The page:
Things that go "booooiiinnnggg!" in the night
Here are two projects from the book Radio and Television Sound Effects, written in the early 1950's by Robert B. Turnbull. The book is long since out of print, and, in fact, my local library no longer has a copy. The book included construction articles for many devices used in making sound effects. Two of the most interesting were the "Boing Box" and the "Twang Box ", which are presented here, word for word, as they were in the original book.
The device is similar in sound to the TWANG BOX, but its construction and operation are different. The boing box gives the comedy sound "Boooooiiiiinnnnnnnnggggggg!"
The chief components of the boing box are the resonating body, steel wire, and flexible neck.
Construct the box to the dimensions given using well-seasoned 1/2-in. (12.7 mm) wood, except the face which should be made of 1/4-in. (6.35 mm) three-ply. The box should be accurately cut and fitted, and fastened together with countersunk flat-head screws.
Cut a 3-in. (76 mm) square hole in the top surface of the box. The upright screw eye (bridge) should be about 2 1/2 or 3 in. (63-76 mm) long and solidly screwed into the top about an inch from the sounding hole.
The 30-in. (762 mm) flexible neck should be made of 3/16 in. (4.76 mm) plywood, 2 in. (50 mm) wide. or of the same dimension flexible metal. Securely bolt one end of the neck to the sounding box.
At the other end of the neck bolt a 2-in. (50 mm) right-angle bracket. Pass an eye bolt through the projecting part of the angle iron, and secure at the outside with a lock washer and wing nut.
The wire should be 10-gauge .024-in. (.6 mm) diameter tinned music wire. The Johnson Steel and Wire Company manufactures a satisfactory wire in 25-ft. lengths that sells for thirty cents which may be obtained in most hardware stores. Attach the wire to the screw eye on the side of the box, run up over the top edge of the box, through the upright screw eye, and fasten to the eye bolt. Tighten the wing nut until the tension on the wire definitely bows the neck of the instrument.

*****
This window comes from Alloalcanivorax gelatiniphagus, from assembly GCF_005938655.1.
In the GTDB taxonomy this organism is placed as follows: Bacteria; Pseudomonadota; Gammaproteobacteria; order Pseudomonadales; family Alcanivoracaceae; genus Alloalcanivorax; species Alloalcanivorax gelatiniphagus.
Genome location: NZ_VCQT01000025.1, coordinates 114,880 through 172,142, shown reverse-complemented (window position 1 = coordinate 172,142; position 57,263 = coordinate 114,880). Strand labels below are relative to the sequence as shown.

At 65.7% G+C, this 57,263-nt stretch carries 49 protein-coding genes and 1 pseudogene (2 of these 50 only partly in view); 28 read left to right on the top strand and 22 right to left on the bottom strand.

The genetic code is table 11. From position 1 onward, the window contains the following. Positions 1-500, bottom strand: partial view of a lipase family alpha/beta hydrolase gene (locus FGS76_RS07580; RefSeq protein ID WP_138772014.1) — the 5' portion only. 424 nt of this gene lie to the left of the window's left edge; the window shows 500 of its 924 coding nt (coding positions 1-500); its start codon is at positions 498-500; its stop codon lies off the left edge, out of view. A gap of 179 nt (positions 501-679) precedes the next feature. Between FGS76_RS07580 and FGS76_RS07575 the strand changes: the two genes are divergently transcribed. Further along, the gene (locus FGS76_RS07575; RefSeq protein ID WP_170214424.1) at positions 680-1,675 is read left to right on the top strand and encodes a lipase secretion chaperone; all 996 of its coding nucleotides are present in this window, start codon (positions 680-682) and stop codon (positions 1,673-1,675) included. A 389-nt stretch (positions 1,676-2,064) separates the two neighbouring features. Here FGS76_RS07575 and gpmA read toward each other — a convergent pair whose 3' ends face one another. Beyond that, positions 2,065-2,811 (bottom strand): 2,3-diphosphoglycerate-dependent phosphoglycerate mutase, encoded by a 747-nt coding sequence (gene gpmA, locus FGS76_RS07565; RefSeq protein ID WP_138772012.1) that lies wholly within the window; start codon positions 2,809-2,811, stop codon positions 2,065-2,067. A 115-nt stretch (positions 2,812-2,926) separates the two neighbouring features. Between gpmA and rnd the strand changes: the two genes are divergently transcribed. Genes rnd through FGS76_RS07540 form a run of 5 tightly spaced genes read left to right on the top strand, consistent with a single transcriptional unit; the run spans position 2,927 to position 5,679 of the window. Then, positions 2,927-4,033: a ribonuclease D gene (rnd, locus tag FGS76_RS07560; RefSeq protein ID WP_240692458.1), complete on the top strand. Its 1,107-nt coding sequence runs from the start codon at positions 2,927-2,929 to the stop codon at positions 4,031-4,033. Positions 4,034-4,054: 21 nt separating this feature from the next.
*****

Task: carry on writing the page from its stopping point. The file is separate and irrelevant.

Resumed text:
To get the "boing", pluck the tautened wire and shake the box vigorously so the neck vibrates. A little practice will show how tight to draw the wire and how rapidly to vibrate the box.
This is the device that makes the comedy sound, "Twaaaannngggg."
Build a wooden box to the dimensions given. At one end insert a 1/2 to 3/4 -inch (12-19 mm) piece of pipe and anchor it firmly to the sides of the box. At the other end use a piece of 1-in. (25 mm) wooden dowel rod. Fasten a wooden handle to the rod as shown in the drawing. This rod must be able to rotate freely. At the end of the box the farthest distance from the rod and handle, attach a piece of 10-guage 0.024-in. (.06 mm) diameter tinned music wire so that it is anchored slightly below the metal rod that runs across the box. Run the wire to the 1-in. rod (with handle) and wrap it a couple of turns around the rod, then fasten that end of the wire securely to the dowel rod.
To use, pull the handle in the direction of the heavy arrow just enough to take up the slack in the wire. With the free hand pluck the wire, then instantly jerk the handle back and forth so as to alternately release and tighten the tension on the wire.
A little practice will show just how much tension on the wire and how much pull on the handle will give the desired effect. The boing box gives a similar effect except that usually the tone of the sound is higher and the instrument can be worked faster.
The top of the twang box is open, there being no cover on it.